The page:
By Alexander Douglas |Staff Writer|
Nearly two-thirds of the 1,504 Californians polled believe that race relations are better than any other part of the country, according to a USC Dornsife/Los Angeles Times poll.
“That a black man has been the master of the White House for the past six years does indeed reflect and reinforce a remarkable socio-psychological transformation in the American racial scene,” said Harvard Law Professor Randall Kennedy.
Race relations in California are improving, according to the respondents of the Times Poll.
“California is definitely more advanced than the rest of the country,” said student Vincent Holguin.
A majority of those who were polled think race relations in California are stable or improving, and less than a quarter believe they are getting worse, the survey found.
Basemeh Rihan, a communications professor at CSUSB stated, “Yes, outwardly we are seen more tolerant but subconsciously and privately we can be just as intolerant as the generation before us.”
According to Rihan, there are areas of increased racism in California.
“Poverty stricken areas such as San Bernardino County, Los Angeles County and San Diego County. These areas have an increased rate of race related biases,” said Rihan.
According to the same poll a majority of voters polled said African-Americans still face discrimination. About half of African-Americans and 25 percent of Latinos said they personally experience discrimination at least sometimes. Roughly 43 percent of all the participants said that police are generally tougher on African-Americans than any other group.
A Newsweek/Daily Beast poll shows that 72 percent of whites and 89 percent of black Americans say the country is racially divided.
Caesar Perez, a CSUSB Hispanic student, said that “racism is more subtle, not in my face. Not thrown in your face like before.”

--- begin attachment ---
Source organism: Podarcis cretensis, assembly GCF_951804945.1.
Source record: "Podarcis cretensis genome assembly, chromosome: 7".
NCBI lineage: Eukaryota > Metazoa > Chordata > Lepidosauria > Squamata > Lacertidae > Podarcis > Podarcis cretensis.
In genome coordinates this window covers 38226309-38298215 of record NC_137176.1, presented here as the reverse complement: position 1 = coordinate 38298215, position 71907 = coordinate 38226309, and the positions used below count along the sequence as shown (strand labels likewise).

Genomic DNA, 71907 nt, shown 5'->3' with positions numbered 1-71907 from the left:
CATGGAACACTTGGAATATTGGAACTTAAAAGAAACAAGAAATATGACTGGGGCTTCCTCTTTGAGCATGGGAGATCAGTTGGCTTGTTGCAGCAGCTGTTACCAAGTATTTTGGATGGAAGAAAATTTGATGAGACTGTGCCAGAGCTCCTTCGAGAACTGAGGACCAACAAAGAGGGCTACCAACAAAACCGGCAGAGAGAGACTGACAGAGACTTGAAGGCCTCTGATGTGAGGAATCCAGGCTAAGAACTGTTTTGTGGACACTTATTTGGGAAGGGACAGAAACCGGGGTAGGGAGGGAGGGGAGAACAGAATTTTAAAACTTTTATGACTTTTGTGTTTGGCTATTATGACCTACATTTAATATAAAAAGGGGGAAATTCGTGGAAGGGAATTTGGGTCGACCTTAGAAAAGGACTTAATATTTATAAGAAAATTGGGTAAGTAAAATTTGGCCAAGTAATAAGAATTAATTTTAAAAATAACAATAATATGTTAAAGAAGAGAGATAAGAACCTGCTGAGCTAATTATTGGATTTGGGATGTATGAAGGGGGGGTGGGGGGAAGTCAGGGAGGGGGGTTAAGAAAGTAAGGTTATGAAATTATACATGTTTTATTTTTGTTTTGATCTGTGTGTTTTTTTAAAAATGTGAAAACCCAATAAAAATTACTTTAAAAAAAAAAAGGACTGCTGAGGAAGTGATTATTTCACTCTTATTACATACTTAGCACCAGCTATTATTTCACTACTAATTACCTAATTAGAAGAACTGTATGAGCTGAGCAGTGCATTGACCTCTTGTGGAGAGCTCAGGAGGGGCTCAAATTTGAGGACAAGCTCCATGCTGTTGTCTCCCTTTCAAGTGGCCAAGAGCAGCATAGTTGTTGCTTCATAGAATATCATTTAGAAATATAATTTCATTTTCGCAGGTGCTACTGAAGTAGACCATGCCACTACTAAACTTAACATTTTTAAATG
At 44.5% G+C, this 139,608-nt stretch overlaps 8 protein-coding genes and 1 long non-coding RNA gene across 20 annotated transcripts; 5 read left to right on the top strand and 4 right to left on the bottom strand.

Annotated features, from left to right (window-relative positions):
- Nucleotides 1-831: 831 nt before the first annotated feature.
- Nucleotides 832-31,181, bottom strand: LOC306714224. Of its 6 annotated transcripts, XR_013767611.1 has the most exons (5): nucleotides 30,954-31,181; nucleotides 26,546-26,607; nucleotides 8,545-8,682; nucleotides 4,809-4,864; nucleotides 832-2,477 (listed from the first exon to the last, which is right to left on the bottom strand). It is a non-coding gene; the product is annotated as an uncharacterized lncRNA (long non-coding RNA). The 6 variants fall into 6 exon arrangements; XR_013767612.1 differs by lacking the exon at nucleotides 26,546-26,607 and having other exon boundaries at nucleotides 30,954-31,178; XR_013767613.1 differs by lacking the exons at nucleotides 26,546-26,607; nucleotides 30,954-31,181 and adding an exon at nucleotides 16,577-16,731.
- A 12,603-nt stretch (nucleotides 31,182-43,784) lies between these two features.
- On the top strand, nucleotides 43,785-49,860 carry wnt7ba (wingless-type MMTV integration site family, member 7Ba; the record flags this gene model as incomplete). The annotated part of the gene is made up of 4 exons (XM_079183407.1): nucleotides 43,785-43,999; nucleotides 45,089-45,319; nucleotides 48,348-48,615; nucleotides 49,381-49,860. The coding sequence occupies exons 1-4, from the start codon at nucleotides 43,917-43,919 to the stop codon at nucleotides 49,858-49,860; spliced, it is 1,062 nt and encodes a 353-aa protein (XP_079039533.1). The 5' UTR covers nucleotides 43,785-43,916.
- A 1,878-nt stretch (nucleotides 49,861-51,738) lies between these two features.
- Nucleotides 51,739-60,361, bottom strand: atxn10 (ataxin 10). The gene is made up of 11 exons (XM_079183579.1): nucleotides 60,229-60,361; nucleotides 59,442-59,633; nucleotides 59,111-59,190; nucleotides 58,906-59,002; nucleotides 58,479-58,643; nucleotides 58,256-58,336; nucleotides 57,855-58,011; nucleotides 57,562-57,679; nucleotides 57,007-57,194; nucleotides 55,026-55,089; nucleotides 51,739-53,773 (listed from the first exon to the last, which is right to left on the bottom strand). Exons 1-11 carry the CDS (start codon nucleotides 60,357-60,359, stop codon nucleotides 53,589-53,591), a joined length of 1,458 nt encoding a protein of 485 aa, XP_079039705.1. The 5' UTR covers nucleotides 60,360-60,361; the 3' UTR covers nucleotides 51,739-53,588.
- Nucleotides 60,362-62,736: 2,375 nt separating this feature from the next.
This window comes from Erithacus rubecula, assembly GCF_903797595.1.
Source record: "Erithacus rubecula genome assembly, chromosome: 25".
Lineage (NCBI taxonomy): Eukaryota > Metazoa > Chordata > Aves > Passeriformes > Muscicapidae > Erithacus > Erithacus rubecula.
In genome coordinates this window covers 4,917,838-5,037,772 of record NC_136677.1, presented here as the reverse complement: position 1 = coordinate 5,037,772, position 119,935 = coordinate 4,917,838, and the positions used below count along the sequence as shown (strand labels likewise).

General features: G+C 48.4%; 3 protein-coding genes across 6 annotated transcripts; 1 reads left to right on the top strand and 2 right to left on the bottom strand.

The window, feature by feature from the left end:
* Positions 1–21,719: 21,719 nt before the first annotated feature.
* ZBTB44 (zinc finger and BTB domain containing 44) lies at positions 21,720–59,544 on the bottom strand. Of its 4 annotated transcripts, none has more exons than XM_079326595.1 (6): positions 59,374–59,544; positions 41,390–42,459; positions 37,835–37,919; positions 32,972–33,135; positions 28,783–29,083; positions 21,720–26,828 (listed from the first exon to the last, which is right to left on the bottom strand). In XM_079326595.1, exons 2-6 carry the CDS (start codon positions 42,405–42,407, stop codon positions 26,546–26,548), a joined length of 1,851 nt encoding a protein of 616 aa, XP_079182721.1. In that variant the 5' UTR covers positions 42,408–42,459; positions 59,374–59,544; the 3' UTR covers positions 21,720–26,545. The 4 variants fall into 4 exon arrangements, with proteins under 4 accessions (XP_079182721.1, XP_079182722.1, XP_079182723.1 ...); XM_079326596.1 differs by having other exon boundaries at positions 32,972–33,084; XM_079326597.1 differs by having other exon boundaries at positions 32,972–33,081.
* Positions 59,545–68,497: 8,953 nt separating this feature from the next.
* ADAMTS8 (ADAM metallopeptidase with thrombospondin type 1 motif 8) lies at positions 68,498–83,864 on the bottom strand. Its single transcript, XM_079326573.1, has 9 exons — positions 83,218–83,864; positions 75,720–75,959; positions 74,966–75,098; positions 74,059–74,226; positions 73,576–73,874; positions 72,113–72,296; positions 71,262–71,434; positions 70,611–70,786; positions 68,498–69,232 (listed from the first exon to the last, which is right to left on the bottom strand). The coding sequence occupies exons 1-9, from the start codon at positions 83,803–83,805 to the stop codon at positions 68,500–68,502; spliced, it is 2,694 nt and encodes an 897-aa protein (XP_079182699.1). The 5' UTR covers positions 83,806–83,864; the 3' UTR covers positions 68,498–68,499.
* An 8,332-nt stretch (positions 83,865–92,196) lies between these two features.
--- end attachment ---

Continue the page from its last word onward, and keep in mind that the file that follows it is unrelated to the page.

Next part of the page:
Although Perez thinks that there is less racism, he said, “I was born in a bowl of rice,” by this he means that he still thinks that there are still more white-centered areas.
“I feel weird around Malibu, Beverly Hills. I feel more comfortable in places like L.A. and San Bernardino,” continued Perez.
According to the study “The Real Record on Racial Attitudes”, a paper in the 2012 volume of “Social Trends in American Life: Findings from the General Social Survey”, since 1972 the percentage of white people who have said blacks were “less intelligent” than Whites, dropped from nearly 60 percent in 1990 to less than 30 percent in 2008.
When asked about race relations as a whole, Rihan said, “Many Southern states as well as Midwestern states, which have been very tradition based and some of those traditional beliefs are racially motivated.”
Although race relations have improved, there is still a large amount of segregation in areas such as Los Angeles and San Bernardino.
“Racism in California depends on the part but I could say that for any state though. We are improving but we still have a long way to go,” said Holguin.